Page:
6 November 2013

The net is closing in…

Dec 3, 1979 : We had just moved homes that day. I was recovering from typhoid. I was a rising eighth trader. Was extremely weak of constitution as the recovery process had just set in. Came out of our new home to enjoy the winter sun. I was too dazed to remember most of the things. But I do remember a bunch of kids (later got to know them as my neighbors) playing our street version of cricket. And the eldest kid – Somu – came and introduced himself and he brought everybody to introduce themselves. I remember thinking that I am going to like these guys. One very young kid – could not have been more than a first or second grader – hung out with me the longest. Before he left, he told me that he lived in the house bang opposite mine.
As I became stronger and stronger, I joined in the street cricket games. Presently, got to know that I was the oldest in the crowd. There was an expectation from everybody that I would lead them in a lot of activities – not because I was an athletic player – but because I was the eldest. India, at least then, used to be very structured in social set ups.
That young kid – I was fascinated by how hard he was willing to work. Everybody wanted to be a batsman. Very few would want to be bowlers. Absolutely nobody wanted to be a fielder – unless they got to be the wicketkeeper. But this kid would never complain and cheerfully go In the middle of bushes (invariably the least popular spot) and wait there to stop any boundaries – should the ball come by.
Or in soccer – everybody wanted to be “forward”. Nobody wanted to play in defense. And goalkeeping was a no-no. But this kid would stand there the whole evening between two bricks (which were our imaginary goal posts) sometimes getting a chance to touch a ball.
I remember telling my mom once that he was one of the most likable kids in our neighborhood. What I did not appreciate then, was his willingness to put in the hard work in seemingly unpopular spots.
Three years later, I left home. (I have studied in residential schools since I was 16). I used to meet him during my subsequent trips home but they became rarer and rarer as he moved out of home and then my parents moved homes again!
I have tried multiple times to catch him – in Durgapur, Calcutta and even Chicago (which he visited for a few weeks) but he always managed to give me the slip. By the dint of the same hard work that he was willing to put in as a child, he managed to build an amazing career path – far more than his academic results in school would have predicted. As a result, he seemed to be always somewhere else for work when I tried to corner him.
I am closing in on him, though!
I had heard that he had moved to London recently. This morning, I called up my dear friend Antara in Durham (who also works in Cognizant) and got her to help me pinpoint his office in London from their office database. (Thank you Antara!).
For the really curious, I got to know Antara because her family moved into our home when my parents moved out of this home! And no! Durgapur is not a very small place đŸ™‚
I will be in London for exactly 12 hours tomorrow. But I have carefully kept an hour and half of lunch time free of meetings.
My dream scenario: Grab a cab, show up at his office during lunch, surprise the heck out of him, grab him by the collar and yell “Bhoju!! You owe me a cambis ball”!! You see, one of those days, he did get a chance to bat and I was bowling with my new ball that dad had just bought me the previous night. And Bhoju had unceremoniously hit the ball hard into another neighbor’s backyard and we never recovered the ball.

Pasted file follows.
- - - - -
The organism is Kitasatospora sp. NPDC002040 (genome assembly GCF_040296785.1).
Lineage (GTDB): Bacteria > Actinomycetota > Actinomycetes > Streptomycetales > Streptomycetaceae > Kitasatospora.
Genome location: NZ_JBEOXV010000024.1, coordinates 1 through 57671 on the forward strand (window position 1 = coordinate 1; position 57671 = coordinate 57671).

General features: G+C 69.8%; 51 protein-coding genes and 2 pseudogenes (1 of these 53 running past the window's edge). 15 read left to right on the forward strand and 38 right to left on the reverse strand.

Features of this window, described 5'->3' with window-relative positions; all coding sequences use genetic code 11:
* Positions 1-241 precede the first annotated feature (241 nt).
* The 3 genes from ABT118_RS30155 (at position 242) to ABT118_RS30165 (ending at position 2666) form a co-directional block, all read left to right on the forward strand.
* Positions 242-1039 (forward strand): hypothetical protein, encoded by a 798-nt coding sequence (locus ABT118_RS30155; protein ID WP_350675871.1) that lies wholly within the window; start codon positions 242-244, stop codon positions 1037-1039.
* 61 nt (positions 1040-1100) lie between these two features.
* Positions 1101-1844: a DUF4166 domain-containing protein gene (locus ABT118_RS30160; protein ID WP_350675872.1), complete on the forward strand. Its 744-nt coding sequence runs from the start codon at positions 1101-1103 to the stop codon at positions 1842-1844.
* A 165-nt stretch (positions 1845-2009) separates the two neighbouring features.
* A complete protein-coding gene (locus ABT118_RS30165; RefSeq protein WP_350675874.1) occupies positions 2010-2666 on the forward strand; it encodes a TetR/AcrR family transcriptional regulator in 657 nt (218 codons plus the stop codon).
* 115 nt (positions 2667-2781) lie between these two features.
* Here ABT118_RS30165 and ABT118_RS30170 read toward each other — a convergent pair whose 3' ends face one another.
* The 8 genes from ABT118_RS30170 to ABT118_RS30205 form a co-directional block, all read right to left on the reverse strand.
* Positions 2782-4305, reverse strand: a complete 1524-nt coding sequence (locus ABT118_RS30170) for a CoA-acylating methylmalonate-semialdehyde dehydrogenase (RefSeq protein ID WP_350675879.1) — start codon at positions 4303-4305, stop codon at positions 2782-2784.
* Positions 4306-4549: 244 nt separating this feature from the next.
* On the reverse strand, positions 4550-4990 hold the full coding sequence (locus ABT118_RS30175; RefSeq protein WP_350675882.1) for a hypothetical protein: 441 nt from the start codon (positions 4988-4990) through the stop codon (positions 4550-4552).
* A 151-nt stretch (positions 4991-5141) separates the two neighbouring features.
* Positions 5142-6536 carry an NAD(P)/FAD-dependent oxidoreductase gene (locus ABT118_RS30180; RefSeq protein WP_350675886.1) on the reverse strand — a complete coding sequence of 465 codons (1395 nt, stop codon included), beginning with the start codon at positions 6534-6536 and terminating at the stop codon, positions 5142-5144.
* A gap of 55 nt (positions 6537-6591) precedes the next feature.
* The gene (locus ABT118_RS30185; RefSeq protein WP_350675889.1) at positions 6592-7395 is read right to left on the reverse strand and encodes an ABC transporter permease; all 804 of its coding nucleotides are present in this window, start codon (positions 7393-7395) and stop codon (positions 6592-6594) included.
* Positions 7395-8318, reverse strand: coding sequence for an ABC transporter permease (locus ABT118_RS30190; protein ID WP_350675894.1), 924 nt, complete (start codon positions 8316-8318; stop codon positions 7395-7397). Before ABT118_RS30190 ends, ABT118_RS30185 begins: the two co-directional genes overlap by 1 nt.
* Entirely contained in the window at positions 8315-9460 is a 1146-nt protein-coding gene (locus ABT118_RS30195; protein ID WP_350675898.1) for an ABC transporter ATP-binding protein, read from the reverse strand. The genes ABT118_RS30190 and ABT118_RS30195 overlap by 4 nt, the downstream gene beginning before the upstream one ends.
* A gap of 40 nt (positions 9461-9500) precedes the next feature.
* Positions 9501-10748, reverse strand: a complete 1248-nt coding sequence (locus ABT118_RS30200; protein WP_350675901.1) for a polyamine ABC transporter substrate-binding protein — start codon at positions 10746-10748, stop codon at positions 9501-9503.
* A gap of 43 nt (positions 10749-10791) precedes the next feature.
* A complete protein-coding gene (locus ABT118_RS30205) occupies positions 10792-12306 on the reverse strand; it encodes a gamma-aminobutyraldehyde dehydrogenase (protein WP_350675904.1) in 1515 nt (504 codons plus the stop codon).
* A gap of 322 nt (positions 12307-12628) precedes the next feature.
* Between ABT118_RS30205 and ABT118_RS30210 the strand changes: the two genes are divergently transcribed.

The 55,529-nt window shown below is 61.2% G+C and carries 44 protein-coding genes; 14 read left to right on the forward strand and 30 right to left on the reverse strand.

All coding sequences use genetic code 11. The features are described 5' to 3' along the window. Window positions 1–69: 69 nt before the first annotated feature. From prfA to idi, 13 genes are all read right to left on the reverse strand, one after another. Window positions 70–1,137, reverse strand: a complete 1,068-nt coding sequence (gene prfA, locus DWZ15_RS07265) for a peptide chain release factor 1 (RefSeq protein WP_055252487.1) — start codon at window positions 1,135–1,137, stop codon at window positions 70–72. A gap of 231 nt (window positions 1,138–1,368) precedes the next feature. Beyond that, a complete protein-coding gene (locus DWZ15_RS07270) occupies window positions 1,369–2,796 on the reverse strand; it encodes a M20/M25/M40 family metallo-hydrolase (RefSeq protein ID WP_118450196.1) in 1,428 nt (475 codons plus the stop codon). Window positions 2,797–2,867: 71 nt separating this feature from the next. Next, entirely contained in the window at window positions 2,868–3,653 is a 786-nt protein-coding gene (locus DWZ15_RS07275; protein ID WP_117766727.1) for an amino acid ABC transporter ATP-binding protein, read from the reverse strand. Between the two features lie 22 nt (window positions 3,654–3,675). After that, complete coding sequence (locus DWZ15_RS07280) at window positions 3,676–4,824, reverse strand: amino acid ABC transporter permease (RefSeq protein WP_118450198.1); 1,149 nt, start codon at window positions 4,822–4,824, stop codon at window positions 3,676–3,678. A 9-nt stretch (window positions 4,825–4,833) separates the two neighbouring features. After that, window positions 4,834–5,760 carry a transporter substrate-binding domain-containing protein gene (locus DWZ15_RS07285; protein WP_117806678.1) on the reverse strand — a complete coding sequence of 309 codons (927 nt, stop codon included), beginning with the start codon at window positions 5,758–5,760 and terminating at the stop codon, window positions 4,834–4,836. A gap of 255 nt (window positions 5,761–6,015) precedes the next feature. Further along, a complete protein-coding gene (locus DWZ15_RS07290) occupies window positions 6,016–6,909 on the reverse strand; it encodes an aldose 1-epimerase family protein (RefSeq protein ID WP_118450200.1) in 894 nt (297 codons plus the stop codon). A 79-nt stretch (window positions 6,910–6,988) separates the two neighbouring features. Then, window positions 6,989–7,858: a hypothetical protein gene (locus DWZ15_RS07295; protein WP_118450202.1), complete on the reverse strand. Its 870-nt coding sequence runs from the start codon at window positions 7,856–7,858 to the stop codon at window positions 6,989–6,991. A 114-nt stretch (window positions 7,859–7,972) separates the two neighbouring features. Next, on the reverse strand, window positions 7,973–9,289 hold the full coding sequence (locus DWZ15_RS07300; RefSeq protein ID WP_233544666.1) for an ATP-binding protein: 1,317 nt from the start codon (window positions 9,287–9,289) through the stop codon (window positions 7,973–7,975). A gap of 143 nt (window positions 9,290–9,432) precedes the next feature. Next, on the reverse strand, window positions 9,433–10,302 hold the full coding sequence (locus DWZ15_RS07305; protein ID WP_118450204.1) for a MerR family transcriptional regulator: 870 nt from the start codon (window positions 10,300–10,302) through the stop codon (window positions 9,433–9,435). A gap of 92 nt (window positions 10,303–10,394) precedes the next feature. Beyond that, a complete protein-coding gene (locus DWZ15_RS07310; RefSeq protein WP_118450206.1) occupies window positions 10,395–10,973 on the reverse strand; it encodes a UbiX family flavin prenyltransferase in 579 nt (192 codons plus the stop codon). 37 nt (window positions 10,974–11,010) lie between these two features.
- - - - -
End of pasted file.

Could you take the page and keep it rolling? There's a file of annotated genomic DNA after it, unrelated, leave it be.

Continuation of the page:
Short of that, I will make him pay for lunch.
Wish me luck! Wish me luck!



Posted November 6, 2013 by Rajib Roy in category "Intersection Points

14 COMMENTS :

  1. By Samudra Dutta Gupta on

    I am possibly one of the few who know him. Yes, good characterization. A small kid, too little to mingle with us, but fearless to do the odd jobs. But by the same token we worked as ball boys in ashish jabbar tournament for seniors. Isn’t it? Anyway, i think he is on my fb.

    Reply
  2. By Keshab Chatterjee on

    Bhoju aka Shib Sankar was really an unassuming character – may be shadowed by his elder brother and his casual nature – but I also remember him as one who will be always true to his promises and who used to go by logic even when he was young. He was one of my favorites in my soccer team besides Pinkuda (who unfortunately will always end up in my opposite side to balance the sides).
    We reunited through Orkut when he came to NJ but couldn’t meet due to his famous “slip”.
    Best of luck and thanks for reviving the golden old days!

    Reply
  3. By Sandeep Sachdeva on

    you all probably end up there for 2 hours of arguing over whether the ball was really worth having anyway, but if you don’t, call me on 07803783732.

    Reply
  4. By Shib Sankar Chakraborty on

    The day started like any other regular London day. Continuous drizzle and cold wind. Undaunted by the damp weather, what a great hour we had. Staring at the Thames, we literally relived the 80’s and 90’s of Durgapur. Although we were meeting after 14 years, seemed like it was just y’day we sat together after game of cricket at 9th Street. We discussed the whereabouts of everyone and time flew just like that.
    Thanks Bachhuda for taking time out to come over to my office. So successful, yet so grounded, you have become a person you want to be.
    P. S Reading your post my wife is thoroughly convinced that the life was so beautiful and easygoing in the steel township of Durgapur.

    Reply

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